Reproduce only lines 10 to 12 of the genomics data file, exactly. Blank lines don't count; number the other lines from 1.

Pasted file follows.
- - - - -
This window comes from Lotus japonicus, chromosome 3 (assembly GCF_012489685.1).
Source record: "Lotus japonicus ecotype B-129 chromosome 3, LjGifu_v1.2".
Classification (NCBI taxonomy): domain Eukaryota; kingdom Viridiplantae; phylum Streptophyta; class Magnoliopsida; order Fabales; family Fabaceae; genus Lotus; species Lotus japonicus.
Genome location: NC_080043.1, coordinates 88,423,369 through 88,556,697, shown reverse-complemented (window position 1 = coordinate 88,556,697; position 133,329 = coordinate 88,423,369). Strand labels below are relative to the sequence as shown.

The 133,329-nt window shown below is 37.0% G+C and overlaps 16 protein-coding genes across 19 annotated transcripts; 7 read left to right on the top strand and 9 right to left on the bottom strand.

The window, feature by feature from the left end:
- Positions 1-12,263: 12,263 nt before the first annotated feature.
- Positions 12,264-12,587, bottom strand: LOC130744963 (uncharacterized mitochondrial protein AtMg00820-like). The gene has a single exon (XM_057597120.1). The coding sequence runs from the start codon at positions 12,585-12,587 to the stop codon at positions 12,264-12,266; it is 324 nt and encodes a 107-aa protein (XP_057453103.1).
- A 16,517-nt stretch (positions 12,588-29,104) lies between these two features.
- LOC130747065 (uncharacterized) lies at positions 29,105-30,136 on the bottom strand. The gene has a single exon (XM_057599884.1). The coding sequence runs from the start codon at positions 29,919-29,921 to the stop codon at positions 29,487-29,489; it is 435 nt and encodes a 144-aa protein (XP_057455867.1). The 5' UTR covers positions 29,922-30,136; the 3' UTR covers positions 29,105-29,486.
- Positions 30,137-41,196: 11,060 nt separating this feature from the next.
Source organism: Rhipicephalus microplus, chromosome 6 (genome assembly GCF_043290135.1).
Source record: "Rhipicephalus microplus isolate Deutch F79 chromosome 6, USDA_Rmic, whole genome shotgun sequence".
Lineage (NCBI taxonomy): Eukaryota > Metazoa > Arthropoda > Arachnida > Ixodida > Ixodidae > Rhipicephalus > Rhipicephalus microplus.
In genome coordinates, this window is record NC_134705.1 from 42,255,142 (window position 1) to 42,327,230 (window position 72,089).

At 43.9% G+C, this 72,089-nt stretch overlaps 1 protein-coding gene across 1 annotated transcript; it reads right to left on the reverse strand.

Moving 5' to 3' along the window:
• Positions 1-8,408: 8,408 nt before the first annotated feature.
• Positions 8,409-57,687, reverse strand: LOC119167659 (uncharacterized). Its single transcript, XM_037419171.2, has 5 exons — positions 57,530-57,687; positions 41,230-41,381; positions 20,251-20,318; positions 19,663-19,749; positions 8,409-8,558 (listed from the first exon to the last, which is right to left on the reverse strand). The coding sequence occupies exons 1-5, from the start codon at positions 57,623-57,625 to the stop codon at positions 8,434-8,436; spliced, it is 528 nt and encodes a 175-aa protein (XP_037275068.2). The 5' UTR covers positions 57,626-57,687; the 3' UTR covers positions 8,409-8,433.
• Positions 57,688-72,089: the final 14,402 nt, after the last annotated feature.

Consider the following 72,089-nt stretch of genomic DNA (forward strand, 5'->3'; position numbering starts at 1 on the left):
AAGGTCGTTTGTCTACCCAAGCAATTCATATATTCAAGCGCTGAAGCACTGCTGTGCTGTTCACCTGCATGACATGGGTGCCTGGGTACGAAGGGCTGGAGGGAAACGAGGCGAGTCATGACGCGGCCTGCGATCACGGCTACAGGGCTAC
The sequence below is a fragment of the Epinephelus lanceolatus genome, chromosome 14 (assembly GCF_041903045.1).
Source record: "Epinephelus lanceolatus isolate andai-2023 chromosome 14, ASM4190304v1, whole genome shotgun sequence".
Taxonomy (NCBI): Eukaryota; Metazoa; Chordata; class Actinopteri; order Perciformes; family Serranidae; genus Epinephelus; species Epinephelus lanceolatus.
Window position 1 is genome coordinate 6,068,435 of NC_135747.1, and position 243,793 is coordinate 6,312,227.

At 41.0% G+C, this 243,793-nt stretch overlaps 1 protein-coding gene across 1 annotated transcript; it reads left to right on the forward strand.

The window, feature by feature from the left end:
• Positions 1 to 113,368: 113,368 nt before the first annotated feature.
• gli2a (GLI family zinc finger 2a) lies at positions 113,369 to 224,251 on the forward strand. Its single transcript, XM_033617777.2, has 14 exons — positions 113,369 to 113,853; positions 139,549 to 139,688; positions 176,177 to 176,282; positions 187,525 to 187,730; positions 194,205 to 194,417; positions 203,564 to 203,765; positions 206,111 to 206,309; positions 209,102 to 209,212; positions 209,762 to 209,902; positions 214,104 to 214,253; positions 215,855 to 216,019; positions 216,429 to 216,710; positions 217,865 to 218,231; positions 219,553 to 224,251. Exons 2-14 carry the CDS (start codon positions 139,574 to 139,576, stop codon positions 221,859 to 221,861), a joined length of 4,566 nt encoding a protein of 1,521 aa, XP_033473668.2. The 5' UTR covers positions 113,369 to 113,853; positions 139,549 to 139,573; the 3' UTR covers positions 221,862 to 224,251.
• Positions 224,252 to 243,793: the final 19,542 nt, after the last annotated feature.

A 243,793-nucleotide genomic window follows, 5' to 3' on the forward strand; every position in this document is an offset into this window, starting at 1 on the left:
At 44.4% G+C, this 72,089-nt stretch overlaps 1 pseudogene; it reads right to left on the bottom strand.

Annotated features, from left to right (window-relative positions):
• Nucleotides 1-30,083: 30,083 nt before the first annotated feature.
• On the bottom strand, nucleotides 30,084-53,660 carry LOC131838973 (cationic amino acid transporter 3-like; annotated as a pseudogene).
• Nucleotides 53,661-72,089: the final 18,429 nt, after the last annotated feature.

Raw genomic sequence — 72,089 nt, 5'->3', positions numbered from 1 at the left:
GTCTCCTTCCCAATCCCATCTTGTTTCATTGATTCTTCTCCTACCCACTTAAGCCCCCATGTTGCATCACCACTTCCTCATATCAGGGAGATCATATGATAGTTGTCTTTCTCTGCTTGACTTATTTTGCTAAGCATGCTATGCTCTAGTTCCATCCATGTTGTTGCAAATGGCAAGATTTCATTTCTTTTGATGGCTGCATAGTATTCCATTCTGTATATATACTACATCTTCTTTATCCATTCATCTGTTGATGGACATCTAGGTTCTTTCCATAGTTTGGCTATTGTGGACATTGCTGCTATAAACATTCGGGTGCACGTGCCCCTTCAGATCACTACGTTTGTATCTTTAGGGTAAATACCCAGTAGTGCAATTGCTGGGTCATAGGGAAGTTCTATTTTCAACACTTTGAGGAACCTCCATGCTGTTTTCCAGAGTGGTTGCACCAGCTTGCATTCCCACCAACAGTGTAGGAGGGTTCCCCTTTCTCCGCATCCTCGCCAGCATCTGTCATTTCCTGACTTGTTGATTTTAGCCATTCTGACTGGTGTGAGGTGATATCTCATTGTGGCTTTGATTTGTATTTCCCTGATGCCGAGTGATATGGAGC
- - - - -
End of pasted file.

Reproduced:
- LOC130747065 (uncharacterized) lies at positions 29,105-30,136 on the bottom strand. The gene has a single exon (XM_057599884.1). The coding sequence runs from the start codon at positions 29,919-29,921 to the stop codon at positions 29,487-29,489; it is 435 nt and encodes a 144-aa protein (XP_057455867.1). The 5' UTR covers positions 29,922-30,136; the 3' UTR covers positions 29,105-29,486.
- Positions 30,137-41,196: 11,060 nt separating this feature from the next.
Source organism: Rhipicephalus microplus, chromosome 6 (genome assembly GCF_043290135.1).